A Small-Scale Fracture-Conductivity Study uri icon


  • This article, written by Assistant Technology Editor Karen Bybee, contains highlights of paper SPE 106272, "Small- Scale Fracture Conductivity Created by Modern Acid-Fracture Fluids," by M. Pournik, SPE, C. Zou, SPE, C.M. Nieto, M.G. Melendez, D. Zhu, and A.D. Hill, SPE, Texas A&M University, and X. Weng, Schlumberger, prepared for the 2007 SPE Hydraulic Fracturing Technology Conference, College Station, Texas, 29-31 January. A series of acid-fracture-conductivity tests was conducted that simulated flow in a hydraulic fracture, both in the main flow direction along the fracture and in the fluid-loss direction. Three commonly used acid-fracturing fluids were tested at 200 and 275F. The acid-fracture-conductivity apparatus is similar to a standard American Petroleum Institute (API) fracture-conductivity cell, but with the ability to hold core samples that are 3 in. thick in the leakoff direction. Introduction Acid fracturing, a well-stimulation process in which acid dissolves reservoir rock along the face of the hydraulically induced fracture, is expected to create lasting conductivity after fracture closure. However, conductivity after fracture closure requires that the fracture face be nonuniformly etched by the acid while the strength of the rock is maintained at high levels to withstand closure stress. At low closure stress, the etched pattern of the fracture face should have a dominant influence on the resulting fracture conductivity as long as the rock strength can with-stand the load. As the closure stress is increased, surface features along the fracture faces may be crushed, which makes fracture conductivity more dependent on the rock strength than on the initial etching pattern. Success of the acid-fracturing process depends on the resulting fracture conductivity, which is difficult to predict because it depends on a stochastic process and is affected by a wide range of parameters. Most predictions of conductivity are made with the empirical correlation developed by Nierode and Kruk. This correlation was based on experiments with 1-in.-diameter, 2- to 3-in.-long fractured cores with no fluid loss through the rock samples. To ensure that laboratory experiments represent field conditions, the phenomena that occur in the acid-fracturing process must be scaled properly. In this study, experimental conditions were scaled to give the same magnitude of acid transport along the fracture, acid leakoff, and acid reaction at the fracture face as occurs in field treatments. Acids Three acid systems were used in the conductivity tests: a gelled-acid system with an acid-soluble polymer as a gelling agent, an acid-in-oil emulsion, and an acid/viscoelastic-surfactant acid solution. The polymer-gelled-acid system contained 15% HCl, 2.5% gelling agent, and a corrosion inhibitor. The emulsified acid was a mixture of 28% HCl and diesel with an emulsifier and a corrosion inhibitor. The diesel forms the external phase of the emulsion. The viscoelastic-surfactant acid has unique "self-diverting" characteristics. The fluid viscosity increases significantly as the acid spends, which creates effective diversion of the acid in matrix acidizing. The same characteristics have been found to reduce the acid-leakoff rate and increase stimulation effectiveness in acid fracturing. The viscoelastic diverting acid system used in this study consists of 15% HCl, 7.5% viscoelastic surfactant, and a corrosion inhibitor.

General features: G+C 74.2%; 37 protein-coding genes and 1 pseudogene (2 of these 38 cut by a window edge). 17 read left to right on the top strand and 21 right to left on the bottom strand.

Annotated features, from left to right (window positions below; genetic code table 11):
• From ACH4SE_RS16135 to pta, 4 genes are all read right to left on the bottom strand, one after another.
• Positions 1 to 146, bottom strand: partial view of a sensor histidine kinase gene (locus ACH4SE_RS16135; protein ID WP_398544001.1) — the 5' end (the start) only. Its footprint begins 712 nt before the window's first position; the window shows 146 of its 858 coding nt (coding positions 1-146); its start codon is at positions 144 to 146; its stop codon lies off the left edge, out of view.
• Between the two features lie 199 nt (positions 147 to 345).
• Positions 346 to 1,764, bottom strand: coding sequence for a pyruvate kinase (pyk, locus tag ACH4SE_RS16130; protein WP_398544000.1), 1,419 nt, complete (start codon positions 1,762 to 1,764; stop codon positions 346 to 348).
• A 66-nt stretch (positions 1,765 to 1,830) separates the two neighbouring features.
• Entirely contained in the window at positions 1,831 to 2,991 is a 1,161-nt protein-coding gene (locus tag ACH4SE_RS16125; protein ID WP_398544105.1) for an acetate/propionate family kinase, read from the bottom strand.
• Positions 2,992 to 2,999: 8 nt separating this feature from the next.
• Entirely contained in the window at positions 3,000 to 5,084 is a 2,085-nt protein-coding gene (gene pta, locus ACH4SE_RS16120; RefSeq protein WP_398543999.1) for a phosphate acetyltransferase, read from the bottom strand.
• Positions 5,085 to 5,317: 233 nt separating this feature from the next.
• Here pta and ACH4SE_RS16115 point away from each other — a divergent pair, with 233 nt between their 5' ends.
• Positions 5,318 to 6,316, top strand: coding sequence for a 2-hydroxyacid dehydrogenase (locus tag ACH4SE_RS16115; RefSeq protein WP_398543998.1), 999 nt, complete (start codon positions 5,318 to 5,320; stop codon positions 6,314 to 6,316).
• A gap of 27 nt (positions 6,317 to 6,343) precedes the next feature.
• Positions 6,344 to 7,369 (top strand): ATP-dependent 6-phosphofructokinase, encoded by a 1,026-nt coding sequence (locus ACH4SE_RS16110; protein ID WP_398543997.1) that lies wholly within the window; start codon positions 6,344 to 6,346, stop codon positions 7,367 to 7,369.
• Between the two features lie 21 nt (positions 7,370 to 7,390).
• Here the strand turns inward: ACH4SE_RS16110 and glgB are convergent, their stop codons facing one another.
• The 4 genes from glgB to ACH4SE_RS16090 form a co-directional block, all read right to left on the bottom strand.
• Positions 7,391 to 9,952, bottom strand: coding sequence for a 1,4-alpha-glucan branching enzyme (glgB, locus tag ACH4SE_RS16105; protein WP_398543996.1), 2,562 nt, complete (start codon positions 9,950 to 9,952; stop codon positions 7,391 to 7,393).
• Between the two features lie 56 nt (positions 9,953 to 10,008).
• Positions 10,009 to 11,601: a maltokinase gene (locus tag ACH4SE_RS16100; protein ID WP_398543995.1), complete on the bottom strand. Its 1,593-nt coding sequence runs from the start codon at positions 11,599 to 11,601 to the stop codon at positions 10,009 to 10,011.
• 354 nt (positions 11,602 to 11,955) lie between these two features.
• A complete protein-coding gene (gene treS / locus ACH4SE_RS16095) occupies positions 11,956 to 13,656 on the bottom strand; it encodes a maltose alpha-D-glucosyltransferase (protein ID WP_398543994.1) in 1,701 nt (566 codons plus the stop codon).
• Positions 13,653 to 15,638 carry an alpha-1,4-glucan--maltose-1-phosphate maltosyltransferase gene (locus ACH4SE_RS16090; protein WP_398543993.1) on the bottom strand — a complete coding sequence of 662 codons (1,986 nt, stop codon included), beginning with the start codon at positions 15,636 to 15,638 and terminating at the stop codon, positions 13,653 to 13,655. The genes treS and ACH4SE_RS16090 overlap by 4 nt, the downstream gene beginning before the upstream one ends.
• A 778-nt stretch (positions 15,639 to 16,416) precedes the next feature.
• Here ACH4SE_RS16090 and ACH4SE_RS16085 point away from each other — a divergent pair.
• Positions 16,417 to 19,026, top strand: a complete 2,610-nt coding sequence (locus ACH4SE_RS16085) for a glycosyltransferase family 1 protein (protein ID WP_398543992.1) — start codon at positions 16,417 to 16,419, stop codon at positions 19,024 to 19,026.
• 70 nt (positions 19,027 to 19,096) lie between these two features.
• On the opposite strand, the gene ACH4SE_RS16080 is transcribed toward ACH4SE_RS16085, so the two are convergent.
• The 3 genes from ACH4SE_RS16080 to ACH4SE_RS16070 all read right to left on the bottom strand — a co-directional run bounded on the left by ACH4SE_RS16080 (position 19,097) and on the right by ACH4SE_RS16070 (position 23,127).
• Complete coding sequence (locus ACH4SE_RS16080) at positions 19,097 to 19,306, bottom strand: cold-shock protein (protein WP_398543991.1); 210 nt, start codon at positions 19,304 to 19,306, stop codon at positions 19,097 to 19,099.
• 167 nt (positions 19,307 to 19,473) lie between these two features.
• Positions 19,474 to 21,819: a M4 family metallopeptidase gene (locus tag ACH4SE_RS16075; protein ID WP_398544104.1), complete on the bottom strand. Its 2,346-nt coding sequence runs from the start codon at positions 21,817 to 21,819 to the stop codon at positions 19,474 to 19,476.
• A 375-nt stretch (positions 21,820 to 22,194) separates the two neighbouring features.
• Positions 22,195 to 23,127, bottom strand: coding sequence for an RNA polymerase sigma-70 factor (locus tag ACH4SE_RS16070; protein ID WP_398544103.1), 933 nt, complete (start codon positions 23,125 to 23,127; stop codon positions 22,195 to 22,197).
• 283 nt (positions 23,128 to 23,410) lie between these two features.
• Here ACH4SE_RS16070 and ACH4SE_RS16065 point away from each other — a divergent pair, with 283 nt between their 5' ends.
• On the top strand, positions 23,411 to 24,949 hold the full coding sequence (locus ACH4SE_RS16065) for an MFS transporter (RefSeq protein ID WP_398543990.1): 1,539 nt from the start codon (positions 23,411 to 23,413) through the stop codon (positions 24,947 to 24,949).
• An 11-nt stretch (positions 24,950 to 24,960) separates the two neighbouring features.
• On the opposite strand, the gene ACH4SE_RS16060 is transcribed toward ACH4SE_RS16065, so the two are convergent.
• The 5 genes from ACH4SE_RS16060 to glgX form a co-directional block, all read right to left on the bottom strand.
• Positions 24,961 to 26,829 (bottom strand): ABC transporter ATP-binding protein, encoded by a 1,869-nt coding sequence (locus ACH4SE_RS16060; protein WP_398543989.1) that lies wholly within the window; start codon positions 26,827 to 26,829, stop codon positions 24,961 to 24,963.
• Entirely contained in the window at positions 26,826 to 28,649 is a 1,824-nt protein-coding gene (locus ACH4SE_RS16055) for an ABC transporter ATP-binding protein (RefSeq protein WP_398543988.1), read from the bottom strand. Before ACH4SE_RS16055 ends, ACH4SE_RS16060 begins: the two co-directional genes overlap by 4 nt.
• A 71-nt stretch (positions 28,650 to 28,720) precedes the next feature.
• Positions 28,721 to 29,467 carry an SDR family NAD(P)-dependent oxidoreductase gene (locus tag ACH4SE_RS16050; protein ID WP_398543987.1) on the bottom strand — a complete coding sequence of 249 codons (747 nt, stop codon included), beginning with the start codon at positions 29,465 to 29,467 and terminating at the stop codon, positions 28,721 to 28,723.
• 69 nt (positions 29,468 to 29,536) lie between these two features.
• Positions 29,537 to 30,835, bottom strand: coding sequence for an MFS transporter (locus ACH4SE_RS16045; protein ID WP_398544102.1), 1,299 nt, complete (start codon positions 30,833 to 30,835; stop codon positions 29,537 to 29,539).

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author list (cited authors)

  • Bybee, K.

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  • 1

complete list of authors

  • Bybee, Karen